Virginia Bauman (Photo by Jessica Zollman, courtesy Bauman)

Welcome to The Sprudge Twenty Interviews presented by Pacific Barista Series. For a complete list of 2020 Sprudge Twenty honorees please visit

“I joined Go Get Em Tiger in July 2018 thanks to my now manager, Virginia Bauman, seeing a Facebook post I’d made announcing I was looking for steady work. I’d been pursuing a career in freelance commercial photography since 2007 and it was time for me to take my skills into a structured space that would still provide me with some creative freedom. Virginia brought me in as Visual Coordinator at GGET and has done so much more than given me room to take creative risks; she’s actively encouraged, supported, and pushed me to think beyond what I believe is possible. She’s fostered a culture of transparency, vulnerability, accountability and personal growth that has allowed me and my co-workers to flourish. All while operating an LGBTQIA+ coffee shop of her own, Cuties Coffee, in the heart of Los Angeles. Virginia exemplifies the future of coffee.”

Nominated by Jessica Zollman

What issue in coffee do you care about most?

The psychological safety of teams.

What cause or element in coffee drives you?

The people drive me. The staff, the patrons, the managers, the owners, and the rest of the industry.

What issue in coffee do you think is critically overlooked?

People management and leadership development.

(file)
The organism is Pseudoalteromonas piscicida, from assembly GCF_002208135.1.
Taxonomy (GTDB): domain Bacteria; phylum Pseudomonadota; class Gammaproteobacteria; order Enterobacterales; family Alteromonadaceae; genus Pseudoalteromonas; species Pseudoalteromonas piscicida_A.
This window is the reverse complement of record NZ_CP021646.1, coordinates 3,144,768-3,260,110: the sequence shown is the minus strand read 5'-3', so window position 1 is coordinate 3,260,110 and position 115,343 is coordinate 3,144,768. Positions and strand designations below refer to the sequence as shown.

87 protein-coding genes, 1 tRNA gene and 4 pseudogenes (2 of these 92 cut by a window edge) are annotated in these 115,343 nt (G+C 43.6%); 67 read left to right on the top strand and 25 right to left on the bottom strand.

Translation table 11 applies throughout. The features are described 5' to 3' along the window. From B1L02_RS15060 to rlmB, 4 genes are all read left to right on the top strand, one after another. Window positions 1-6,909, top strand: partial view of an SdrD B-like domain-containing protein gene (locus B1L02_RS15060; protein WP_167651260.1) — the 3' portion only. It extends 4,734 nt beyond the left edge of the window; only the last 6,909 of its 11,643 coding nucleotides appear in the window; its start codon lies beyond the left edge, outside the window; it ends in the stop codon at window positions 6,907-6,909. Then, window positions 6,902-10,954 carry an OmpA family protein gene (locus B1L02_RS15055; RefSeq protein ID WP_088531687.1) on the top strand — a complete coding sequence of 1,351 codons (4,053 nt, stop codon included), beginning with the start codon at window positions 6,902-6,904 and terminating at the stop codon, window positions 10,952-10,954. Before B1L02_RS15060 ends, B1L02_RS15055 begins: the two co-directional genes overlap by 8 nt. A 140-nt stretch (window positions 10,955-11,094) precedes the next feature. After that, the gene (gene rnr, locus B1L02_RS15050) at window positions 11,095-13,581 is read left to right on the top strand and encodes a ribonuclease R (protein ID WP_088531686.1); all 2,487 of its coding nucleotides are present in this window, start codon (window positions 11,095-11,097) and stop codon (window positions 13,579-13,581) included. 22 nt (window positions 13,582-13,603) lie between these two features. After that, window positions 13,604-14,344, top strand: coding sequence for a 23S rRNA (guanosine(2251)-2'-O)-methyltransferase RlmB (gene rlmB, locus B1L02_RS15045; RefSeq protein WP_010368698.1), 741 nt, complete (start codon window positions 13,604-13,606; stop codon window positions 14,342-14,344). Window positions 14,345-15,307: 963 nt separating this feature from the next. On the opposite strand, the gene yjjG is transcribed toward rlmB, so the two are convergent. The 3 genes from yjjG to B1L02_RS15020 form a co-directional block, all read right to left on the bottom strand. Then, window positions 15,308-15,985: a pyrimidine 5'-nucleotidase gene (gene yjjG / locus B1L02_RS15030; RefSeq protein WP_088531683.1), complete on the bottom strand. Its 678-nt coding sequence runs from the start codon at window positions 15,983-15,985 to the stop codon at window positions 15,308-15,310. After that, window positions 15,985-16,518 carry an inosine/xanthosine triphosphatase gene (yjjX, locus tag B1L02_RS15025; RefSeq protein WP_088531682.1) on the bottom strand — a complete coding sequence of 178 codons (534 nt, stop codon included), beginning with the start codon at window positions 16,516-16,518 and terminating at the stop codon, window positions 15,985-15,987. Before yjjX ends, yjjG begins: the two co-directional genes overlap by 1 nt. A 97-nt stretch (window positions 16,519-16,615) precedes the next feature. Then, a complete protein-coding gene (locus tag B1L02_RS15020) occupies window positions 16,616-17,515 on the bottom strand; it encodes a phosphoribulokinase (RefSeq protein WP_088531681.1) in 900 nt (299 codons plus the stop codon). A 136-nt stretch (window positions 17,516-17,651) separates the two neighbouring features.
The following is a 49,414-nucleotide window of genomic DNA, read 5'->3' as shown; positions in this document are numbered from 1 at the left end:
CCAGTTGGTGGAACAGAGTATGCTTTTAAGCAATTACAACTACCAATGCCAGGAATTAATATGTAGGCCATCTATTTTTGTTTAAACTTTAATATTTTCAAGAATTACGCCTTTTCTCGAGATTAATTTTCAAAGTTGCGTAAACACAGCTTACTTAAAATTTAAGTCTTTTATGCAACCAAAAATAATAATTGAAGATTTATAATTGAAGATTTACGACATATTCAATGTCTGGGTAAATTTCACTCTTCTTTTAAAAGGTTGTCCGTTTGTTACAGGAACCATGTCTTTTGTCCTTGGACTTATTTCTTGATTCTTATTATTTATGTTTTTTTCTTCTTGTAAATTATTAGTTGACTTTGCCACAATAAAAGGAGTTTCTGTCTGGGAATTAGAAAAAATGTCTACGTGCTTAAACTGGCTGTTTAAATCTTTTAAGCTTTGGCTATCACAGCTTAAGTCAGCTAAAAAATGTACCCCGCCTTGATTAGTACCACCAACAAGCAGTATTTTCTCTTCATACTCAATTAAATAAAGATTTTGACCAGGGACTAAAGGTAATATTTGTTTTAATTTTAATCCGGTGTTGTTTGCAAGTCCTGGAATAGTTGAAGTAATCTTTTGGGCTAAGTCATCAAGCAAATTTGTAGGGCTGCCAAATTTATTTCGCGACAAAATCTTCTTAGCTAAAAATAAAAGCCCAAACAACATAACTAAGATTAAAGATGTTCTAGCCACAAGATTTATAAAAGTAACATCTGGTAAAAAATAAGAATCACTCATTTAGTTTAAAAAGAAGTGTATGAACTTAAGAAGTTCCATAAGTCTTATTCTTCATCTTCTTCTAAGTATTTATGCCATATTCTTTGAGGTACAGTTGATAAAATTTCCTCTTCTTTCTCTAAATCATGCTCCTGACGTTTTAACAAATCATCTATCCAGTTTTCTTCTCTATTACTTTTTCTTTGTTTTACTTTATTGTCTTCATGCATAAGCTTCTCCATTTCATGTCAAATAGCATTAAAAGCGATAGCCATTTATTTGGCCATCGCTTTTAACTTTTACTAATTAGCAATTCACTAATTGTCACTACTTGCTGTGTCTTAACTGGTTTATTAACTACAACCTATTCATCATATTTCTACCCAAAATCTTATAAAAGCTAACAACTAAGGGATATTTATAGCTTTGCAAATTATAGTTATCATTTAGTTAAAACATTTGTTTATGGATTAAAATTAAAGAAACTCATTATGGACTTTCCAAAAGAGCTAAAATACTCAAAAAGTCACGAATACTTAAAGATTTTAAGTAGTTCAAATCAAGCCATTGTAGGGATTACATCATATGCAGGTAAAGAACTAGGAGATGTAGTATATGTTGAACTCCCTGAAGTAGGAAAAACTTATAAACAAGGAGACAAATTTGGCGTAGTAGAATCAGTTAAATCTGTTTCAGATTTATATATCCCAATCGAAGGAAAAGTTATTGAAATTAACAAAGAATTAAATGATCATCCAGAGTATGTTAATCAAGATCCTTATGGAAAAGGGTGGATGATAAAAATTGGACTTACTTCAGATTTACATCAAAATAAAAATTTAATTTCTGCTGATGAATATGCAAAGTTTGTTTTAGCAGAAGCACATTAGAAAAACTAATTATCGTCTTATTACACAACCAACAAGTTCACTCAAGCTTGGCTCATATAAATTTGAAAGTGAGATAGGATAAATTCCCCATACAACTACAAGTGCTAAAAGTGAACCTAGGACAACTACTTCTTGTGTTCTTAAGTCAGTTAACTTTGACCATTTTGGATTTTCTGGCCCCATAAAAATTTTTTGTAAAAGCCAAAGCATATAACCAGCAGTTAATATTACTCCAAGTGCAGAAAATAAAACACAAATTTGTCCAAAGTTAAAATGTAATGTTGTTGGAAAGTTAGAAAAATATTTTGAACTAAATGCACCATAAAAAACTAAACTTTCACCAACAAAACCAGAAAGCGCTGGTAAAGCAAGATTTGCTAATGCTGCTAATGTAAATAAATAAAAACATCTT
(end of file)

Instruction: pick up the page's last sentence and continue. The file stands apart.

What is the quality you like best about coffee?

I love that coffee businesses create space for communities to thrive.

Did you experience a life-changing moment of coffee revelation early in your career?

Early in my career, I had the privilege of drinking what I believe was a Karatina AA grown in Kenya. It was the first coffee we purchased, transported, roasted, and sent to customers. The experience of witnessing that journey for the first time stays with me today every time I drink coffee.

What is your idea of coffee happiness?

Perhaps coffee happiness is knowing there will always be coffee to help us stop time and connect with another human.

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If you could have any job in the coffee industry, what would it be and why?

Goodness, I’ve had the best jobs. Opening a cafe from scratch as an owner and manager will always be appealing and rewarding to me in ways that are immeasurable.

Who are your coffee heroes?

I think anyone that opens a coffee bar for their community and does right by their staff a hero in my book.

If you could drink coffee with anyone, living or dead, who would it be and why?

My grandmother, Dixie. She taught me much as a child and adolescent but I wish my adult self was able to share space, conversation, and experiences with her.

If you didn’t work in coffee what do you think you’d be doing instead?

An executive coach. ;-)

Do you have any coffee mentors?

I’d have to list Kyle Glanville, Charles Babinski, Ryan Brown, Wolfgang Klinker, and Tony Konecny.

What do you wish someone would’ve told you when you were first starting out in coffee?